Art is a very subjective topic, and even though some art — think Michelangelo or Leonardo da Vinci — is acknowledged as exceptionally good by most people, other well-known artists divide the crowds. Art, like beauty, is in the eye of the beholder, and some of us willingly queue for hours to marble — sorry, marvel — at Michelangelo’s David in Florence, while others roam the streets of run-down neighborhoods to get a feeling for a city’s street art.
But there is no doubt that art in general is a huge draw when it comes to choosing locations for city breaks, together with history and culture. Personally, I always look up the best art galleries, museums, and street art locations of a destination before anything else. With a slight bias toward contemporary art and a huge bias toward street art, I am still one of those people in the queue for the Mona Lisa or Guernica.
So, here I have listed my favorite cities around the world for art, be it old masters, street art, public installations, or a good mix of all of the above. In no particular order or system, I love each of these destinations for its art vibe and the visual wonders you get to see there, many of which are totally unique to that particular place.
1. Paris, France
Paris is one of those destinations that seems to have it all; it is a beautiful, historic city with artful architecture — old and new — evident everywhere. And, of course, it has the world’s largest art museum, the Louvre, which covers the best examples of ancient and simply old art, from the Mona Lisa to the Venus de Milo. Then there are museums of specific artists, such as the sculptures by Rodin, Monet’s waterlilies, or indeed Dali’s works.
Some museums/galleries are destinations in their own right, such as the Musee d’ Orsay, Fondation Louis Vuitton, or the Centre Pompidou. There is superb street art, from gigantic murals along Boulevard 13 to the tiny mosaics on street corners by Parisian artist “Invader.” In Paris, you stumble across art everywhere, making it a perfect art lover’s destination.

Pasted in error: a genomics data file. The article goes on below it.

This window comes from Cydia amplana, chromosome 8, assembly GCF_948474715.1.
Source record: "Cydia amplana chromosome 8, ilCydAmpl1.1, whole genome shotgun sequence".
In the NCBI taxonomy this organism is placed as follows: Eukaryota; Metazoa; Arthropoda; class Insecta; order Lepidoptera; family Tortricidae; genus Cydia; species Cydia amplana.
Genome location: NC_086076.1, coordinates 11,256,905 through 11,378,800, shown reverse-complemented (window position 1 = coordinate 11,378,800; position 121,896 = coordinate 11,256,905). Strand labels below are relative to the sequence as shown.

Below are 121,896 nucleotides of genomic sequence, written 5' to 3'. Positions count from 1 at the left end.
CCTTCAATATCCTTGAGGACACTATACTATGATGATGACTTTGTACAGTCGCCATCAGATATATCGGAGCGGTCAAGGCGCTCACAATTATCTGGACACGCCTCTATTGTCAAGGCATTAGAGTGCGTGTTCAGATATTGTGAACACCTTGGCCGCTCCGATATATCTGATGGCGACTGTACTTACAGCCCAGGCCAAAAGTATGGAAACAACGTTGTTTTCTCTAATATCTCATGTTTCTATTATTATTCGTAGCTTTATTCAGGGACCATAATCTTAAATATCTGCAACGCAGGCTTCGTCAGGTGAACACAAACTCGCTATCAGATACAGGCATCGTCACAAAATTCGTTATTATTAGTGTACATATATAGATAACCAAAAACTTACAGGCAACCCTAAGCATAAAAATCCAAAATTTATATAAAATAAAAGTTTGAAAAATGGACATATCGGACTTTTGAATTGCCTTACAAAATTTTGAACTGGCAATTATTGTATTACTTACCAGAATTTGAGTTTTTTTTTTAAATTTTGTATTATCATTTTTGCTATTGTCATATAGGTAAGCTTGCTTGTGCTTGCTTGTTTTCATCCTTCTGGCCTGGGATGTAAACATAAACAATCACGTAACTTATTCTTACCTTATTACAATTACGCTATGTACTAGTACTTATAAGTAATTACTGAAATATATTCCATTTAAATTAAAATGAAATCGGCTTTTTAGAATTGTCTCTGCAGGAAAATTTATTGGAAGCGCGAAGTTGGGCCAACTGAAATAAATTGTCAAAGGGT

Pro Tip: The Pinault Collection has only recently opened, adding another great gallery in a superb setting.
2. São Paulo, Brazil
São Paulo, one of the world’s most populated cities with 12 million plus inhabitants, is Brazil’s financial hub, yet the vast majority of its inhabitants are on the lower socio-economic scale. It is the contrast between rich and poor that can probably be credited with the explosion of urban art in this city.
In addition to true and quite ugly graffiti found everywhere, there are wonderful multi-story high murals covering most older skyscrapers and apartment blocks, done legally by some of the world’s best urban artists. Then there is Beco de Batman, Batman Alley, the place for street artists. It’s an alleyway, which normally would have looked rather bleak and uninspiring, but is an ever-changing canvas and a riot of colors.